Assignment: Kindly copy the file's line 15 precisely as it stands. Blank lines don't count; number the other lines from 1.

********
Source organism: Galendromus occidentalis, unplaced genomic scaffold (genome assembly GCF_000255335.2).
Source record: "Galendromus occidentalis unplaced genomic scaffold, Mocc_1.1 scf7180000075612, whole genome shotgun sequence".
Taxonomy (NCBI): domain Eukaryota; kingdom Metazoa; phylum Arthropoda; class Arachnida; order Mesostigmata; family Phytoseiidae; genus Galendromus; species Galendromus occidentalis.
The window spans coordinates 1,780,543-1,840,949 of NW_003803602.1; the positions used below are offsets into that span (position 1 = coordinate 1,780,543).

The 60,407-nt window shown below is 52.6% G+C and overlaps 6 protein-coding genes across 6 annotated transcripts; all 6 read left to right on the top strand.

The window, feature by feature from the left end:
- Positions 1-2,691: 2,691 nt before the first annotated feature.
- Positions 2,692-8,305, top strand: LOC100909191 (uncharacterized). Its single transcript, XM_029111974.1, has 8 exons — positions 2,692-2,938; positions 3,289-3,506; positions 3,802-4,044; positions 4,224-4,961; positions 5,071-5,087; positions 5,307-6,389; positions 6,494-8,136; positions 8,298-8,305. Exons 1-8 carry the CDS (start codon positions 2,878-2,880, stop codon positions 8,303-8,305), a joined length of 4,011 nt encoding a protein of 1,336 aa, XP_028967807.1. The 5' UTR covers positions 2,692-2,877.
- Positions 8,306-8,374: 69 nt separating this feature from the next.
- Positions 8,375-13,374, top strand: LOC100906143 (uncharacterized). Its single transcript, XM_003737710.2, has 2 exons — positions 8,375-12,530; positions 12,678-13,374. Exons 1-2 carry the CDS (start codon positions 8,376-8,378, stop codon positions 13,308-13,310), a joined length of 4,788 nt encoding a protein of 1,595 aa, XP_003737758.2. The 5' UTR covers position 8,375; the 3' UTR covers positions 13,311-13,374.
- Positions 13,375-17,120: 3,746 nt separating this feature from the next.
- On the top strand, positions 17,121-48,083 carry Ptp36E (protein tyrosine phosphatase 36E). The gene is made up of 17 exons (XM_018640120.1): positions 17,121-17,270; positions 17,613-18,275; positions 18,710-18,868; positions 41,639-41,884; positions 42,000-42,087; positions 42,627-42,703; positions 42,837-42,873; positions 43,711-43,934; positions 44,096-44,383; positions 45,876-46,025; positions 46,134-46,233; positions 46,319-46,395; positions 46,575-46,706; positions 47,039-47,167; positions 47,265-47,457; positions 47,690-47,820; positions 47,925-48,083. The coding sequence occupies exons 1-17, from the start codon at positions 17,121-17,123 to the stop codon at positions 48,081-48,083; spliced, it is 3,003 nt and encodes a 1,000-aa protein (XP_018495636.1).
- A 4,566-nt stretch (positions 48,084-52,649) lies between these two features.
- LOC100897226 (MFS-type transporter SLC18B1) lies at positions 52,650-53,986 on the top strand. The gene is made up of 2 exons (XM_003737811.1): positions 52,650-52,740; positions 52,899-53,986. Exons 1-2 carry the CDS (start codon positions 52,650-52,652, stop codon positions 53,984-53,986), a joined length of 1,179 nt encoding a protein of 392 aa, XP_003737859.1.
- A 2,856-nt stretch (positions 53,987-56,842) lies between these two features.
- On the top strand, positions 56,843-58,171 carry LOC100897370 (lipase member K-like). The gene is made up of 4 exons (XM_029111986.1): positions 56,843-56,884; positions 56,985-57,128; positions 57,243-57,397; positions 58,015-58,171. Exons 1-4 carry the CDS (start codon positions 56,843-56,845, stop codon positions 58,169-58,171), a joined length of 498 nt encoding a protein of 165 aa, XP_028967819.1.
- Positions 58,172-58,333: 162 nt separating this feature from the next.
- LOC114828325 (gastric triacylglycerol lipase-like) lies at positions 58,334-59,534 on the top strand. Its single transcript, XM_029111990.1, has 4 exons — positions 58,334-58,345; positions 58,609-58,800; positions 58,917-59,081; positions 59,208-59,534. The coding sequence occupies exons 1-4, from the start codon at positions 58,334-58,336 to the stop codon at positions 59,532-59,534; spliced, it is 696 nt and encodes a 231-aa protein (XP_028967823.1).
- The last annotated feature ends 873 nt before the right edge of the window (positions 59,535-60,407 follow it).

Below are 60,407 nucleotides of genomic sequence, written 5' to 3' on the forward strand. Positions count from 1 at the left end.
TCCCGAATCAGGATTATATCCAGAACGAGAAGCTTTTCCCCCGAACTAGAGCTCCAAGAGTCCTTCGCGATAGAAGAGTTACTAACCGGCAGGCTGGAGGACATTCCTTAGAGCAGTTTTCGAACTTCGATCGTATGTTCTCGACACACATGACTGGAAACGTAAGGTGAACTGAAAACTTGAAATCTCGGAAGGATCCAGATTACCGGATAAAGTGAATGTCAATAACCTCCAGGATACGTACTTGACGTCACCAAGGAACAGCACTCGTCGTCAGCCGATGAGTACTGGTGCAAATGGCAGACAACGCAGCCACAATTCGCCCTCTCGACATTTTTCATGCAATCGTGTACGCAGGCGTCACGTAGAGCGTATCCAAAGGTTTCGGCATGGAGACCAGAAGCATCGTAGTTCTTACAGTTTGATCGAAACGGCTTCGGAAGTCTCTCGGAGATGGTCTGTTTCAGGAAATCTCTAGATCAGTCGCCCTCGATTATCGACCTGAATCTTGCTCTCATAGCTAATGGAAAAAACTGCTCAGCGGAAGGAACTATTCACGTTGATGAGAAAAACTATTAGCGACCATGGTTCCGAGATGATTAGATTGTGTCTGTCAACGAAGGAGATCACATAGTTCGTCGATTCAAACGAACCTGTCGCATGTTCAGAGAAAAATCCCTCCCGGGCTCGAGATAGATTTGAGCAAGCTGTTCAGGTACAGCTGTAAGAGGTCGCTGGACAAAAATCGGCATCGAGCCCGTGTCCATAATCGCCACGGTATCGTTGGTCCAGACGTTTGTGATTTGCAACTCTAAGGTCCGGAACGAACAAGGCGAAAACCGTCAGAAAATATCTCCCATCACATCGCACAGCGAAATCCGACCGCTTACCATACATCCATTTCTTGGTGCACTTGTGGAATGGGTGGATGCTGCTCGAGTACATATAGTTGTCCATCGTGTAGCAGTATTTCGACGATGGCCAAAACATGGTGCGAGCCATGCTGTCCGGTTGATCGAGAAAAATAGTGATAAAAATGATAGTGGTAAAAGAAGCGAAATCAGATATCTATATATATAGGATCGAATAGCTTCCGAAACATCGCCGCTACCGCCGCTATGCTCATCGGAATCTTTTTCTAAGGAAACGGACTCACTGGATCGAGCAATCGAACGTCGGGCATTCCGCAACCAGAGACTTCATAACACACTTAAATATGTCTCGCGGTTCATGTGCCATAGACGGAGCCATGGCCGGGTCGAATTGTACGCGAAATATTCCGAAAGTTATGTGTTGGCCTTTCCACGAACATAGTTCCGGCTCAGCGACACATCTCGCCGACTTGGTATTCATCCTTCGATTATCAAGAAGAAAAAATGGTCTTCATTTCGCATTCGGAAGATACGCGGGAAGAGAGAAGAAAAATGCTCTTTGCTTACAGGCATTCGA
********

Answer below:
- A 2,856-nt stretch (positions 53,987-56,842) lies between these two features.